Harper Collins
By Mary Eberstadt
June 29, 2016
IDEAS
Eberstadt is the author of several books, including It’s Dangerous to Believe and How the West Really Lost God.

One of the most elaborate national celebrations of liberty leading up to Independence Day is the U.S. Catholic Bishops’ new annual “fortnight for freedom”: fourteen consecutive days of masses, songs, homilies, prayers, videos, receptions, readings, lectures and other events staged in cathedrals and churches around the country and involving millions of Catholics. In the words of chairman Archbishop William E. Lori of Baltimore, the 2016 event, now in its second week, is aimed both at celebrating this “nation, conceived in liberty” and at bringing attention to “the new and emerging challenges that are before us.”

Yes, the 4th of July is the day of the year for lowering partisan flags and raising the red, white and blue one that unites us all. But for many American Christians who lean in toward traditionalism, these are anxious times.

Traditional American Christians have long been on the losing end of culture-war contests—on school prayer, same-sex marriage and other issues. But recent events, including the Supreme Court decision overruling Texas’ restrictions on abortion clinics and the mandate that employers provide access to contraception, have added to the sense that religious expression is under attack.

According to recent Pew Research reports, the percentage of Americans who describe themselves as religiously affiliated has shrunk while the percentage describing themselves as unaffiliated has grown from 2007 to 2014. The percentage who say they are “absolutely certain” God exists fell to 63% from 71% during the same time period.

This new vigorous secularism has catapulted mockery of Christianity and other forms of religious traditionalism into the mainstream and set a new low for what counts as civil criticism of people’s most-cherished beliefs. In some precincts, the “faith of our fathers” is controversial as never before.

Some of the faithful have paid unexpected prices for their beliefs lately: the teacher in New Jersey suspended for giving a student a Bible; the football coach in Washington placed on leave for saying a prayer on the field at the end of a game; the fire chief in Atlanta fired for self-publishing a book defending Christian moral teaching; the Marine court-martialed for pasting a Bible verse above her desk; and other examples of the new intolerance. Anti-Christian activists hurl smears like “bigot” and “hater” at Americans who hold traditional beliefs about marriage and accuse anti-abortion Christians of waging a supposed “war on women.”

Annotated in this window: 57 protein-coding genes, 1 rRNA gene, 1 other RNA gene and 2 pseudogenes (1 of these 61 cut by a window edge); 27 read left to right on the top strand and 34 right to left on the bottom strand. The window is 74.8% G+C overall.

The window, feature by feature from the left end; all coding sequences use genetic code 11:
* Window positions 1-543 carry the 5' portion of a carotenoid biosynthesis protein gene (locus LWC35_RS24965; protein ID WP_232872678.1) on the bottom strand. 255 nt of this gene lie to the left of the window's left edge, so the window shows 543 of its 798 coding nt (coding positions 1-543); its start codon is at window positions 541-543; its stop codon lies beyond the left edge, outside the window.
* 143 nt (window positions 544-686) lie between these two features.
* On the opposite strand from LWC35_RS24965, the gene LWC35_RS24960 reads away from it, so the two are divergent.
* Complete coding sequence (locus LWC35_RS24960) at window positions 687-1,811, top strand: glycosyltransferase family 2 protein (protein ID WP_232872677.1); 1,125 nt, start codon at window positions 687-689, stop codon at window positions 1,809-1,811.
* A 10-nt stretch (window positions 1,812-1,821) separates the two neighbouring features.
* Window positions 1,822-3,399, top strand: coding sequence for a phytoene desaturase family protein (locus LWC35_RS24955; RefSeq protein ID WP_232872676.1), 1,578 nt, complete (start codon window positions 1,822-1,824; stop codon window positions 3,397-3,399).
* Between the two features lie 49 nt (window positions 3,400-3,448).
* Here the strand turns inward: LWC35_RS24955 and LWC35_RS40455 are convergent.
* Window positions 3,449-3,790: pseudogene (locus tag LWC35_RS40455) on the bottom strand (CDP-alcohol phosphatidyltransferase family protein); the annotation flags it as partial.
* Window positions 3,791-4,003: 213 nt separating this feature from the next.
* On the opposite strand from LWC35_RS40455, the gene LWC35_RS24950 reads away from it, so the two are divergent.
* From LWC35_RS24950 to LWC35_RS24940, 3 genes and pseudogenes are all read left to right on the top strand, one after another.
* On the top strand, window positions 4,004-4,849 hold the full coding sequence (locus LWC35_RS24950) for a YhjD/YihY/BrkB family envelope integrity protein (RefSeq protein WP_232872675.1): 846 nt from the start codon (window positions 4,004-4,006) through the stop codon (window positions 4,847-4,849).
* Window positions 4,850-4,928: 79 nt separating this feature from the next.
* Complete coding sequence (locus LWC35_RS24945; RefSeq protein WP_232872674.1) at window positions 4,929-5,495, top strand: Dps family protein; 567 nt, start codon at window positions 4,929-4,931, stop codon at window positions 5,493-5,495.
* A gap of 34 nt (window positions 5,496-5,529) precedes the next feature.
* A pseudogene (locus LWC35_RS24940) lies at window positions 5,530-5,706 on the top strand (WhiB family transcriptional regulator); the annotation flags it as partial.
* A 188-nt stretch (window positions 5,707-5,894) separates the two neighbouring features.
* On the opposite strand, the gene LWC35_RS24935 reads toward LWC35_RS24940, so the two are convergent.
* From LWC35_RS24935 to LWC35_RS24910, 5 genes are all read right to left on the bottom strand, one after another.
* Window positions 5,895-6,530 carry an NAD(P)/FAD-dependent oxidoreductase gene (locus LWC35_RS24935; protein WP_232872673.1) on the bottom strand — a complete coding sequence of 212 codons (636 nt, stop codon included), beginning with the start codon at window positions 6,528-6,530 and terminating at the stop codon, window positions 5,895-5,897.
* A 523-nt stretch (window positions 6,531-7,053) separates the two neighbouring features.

Some Christian institutions face pressure to conform to secularist ideology—or else. Flagship evangelical schools like Gordon College in Massachusetts and Kings College in New York have had their accreditation questioned. Some secularists argue that Christian schools don’t deserve accreditation, period. Activists have targeted home-schooling for being a Christian thing; atheist Richard Dawkins and others have even called it tantamount to child abuse. Student groups like InterVarsity have been kicked off campuses. Christian charities, including adoption agencies, Catholic hospitals and crisis pregnancy centers have become objects of attack.

What’s a tolerant American to do? First we must understand that red-hot rhetoric about a “war” on Christianity is misbegotten: there is zero equivalence between the horrors of ISIS-led genocide against Christians in the Middle East and what Pope Francis calls the “polite persecution” of believers in the West. (According to Pew, 77% of Americans described themselves as religiously affiliated in 2014, down from 83% in 2007.)

Yet we must also acknowledge that when some Americans citizens are fearful of expressing their religious views, something new has snaked its way into the village square: an insidious intolerance for religion that has no place in a country founded on religious freedom.

Let’s hope that efforts by the U.S. bishops and others to shine light on this unwanted prejudice and send it scurrying back to its hole. After that, Jews and Buddhists, Muslims and atheists, Protestants and Catholics, wiccans and agnostics alike can celebrate American freedom in peace.

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